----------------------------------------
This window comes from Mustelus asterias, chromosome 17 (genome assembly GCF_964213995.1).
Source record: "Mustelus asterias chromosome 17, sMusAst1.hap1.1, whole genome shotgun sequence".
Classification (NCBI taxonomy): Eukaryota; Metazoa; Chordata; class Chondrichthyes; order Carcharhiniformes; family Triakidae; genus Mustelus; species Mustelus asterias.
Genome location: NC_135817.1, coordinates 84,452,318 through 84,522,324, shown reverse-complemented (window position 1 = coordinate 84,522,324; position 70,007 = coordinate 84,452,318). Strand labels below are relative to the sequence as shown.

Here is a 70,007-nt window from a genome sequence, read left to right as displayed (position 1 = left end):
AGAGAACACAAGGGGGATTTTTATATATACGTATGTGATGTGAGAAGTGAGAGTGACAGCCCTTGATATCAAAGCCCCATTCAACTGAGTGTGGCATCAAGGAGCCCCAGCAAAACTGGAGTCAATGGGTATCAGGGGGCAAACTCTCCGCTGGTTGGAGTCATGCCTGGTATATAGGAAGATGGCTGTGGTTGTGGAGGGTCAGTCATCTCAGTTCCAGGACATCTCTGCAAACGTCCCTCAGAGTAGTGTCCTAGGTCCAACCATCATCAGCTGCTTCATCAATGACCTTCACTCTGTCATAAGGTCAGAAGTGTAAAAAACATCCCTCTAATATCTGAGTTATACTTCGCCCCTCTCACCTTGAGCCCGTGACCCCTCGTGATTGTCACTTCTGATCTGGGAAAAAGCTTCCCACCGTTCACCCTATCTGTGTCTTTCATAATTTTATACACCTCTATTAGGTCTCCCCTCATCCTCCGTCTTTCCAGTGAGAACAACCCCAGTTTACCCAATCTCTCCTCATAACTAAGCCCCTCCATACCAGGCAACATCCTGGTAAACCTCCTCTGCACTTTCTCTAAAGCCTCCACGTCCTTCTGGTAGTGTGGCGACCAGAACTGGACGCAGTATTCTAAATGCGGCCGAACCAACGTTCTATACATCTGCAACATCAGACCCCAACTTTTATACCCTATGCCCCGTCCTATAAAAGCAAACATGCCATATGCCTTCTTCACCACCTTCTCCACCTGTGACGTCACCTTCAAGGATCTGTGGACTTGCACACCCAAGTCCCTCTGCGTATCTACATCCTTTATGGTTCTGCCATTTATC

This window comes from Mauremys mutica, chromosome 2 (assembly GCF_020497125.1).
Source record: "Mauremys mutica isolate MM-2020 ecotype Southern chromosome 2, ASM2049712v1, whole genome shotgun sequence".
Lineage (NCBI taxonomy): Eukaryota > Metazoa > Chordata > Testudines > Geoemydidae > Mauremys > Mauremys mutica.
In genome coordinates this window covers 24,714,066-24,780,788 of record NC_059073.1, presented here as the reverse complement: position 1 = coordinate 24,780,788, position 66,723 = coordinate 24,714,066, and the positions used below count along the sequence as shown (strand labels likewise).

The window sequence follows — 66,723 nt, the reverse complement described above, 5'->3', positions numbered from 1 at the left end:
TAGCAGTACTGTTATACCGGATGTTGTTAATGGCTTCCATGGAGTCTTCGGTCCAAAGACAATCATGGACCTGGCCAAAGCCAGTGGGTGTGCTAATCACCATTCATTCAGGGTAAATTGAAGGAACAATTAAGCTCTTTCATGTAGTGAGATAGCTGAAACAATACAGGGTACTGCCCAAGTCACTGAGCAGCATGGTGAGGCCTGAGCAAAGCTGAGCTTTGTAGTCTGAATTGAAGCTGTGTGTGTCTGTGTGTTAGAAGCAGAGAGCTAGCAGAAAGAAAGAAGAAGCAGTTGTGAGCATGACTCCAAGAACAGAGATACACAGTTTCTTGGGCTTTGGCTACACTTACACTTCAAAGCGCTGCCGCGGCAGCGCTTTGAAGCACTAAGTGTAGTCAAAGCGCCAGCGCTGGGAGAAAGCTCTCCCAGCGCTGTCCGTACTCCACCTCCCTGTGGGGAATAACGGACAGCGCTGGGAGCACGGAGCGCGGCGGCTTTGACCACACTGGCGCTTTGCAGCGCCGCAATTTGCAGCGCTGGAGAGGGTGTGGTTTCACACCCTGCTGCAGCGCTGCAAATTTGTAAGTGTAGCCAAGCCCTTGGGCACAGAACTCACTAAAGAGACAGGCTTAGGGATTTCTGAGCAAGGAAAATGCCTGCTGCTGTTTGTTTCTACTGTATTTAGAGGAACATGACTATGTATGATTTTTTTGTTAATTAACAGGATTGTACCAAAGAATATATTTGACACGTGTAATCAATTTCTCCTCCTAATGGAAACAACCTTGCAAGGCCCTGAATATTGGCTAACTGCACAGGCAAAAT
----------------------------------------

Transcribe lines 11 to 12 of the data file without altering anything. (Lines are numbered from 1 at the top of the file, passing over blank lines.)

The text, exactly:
The window sequence follows — 66,723 nt, the reverse complement described above, 5'->3', positions numbered from 1 at the left end:
TAGCAGTACTGTTATACCGGATGTTGTTAATGGCTTCCATGGAGTCTTCGGTCCAAAGACAATCATGGACCTGGCCAAAGCCAGTGGGTGTGCTAATCACCATTCATTCAGGGTAAATTGAAGGAACAATTAAGCTCTTTCATGTAGTGAGATAGCTGAAACAATACAGGGTACTGCCCAAGTCACTGAGCAGCATGGTGAGGCCTGAGCAAAGCTGAGCTTTGTAGTCTGAATTGAAGCTGTGTGTGTCTGTGTGTTAGAAGCAGAGAGCTAGCAGAAAGAAAGAAGAAGCAGTTGTGAGCATGACTCCAAGAACAGAGATACACAGTTTCTTGGGCTTTGGCTACACTTACACTTCAAAGCGCTGCCGCGGCAGCGCTTTGAAGCACTAAGTGTAGTCAAAGCGCCAGCGCTGGGAGAAAGCTCTCCCAGCGCTGTCCGTACTCCACCTCCCTGTGGGGAATAACGGACAGCGCTGGGAGCACGGAGCGCGGCGGCTTTGACCACACTGGCGCTTTGCAGCGCCGCAATTTGCAGCGCTGGAGAGGGTGTGGTTTCACACCCTGCTGCAGCGCTGCAAATTTGTAAGTGTAGCCAAGCCCTTGGGCACAGAACTCACTAAAGAGACAGGCTTAGGGATTTCTGAGCAAGGAAAATGCCTGCTGCTGTTTGTTTCTACTGTATTTAGAGGAACATGACTATGTATGATTTTTTTGTTAATTAACAGGATTGTACCAAAGAATATATTTGACACGTGTAATCAATTTCTCCTCCTAATGGAAACAACCTTGCAAGGCCCTGAATATTGGCTAACTGCACAGGCAAAAT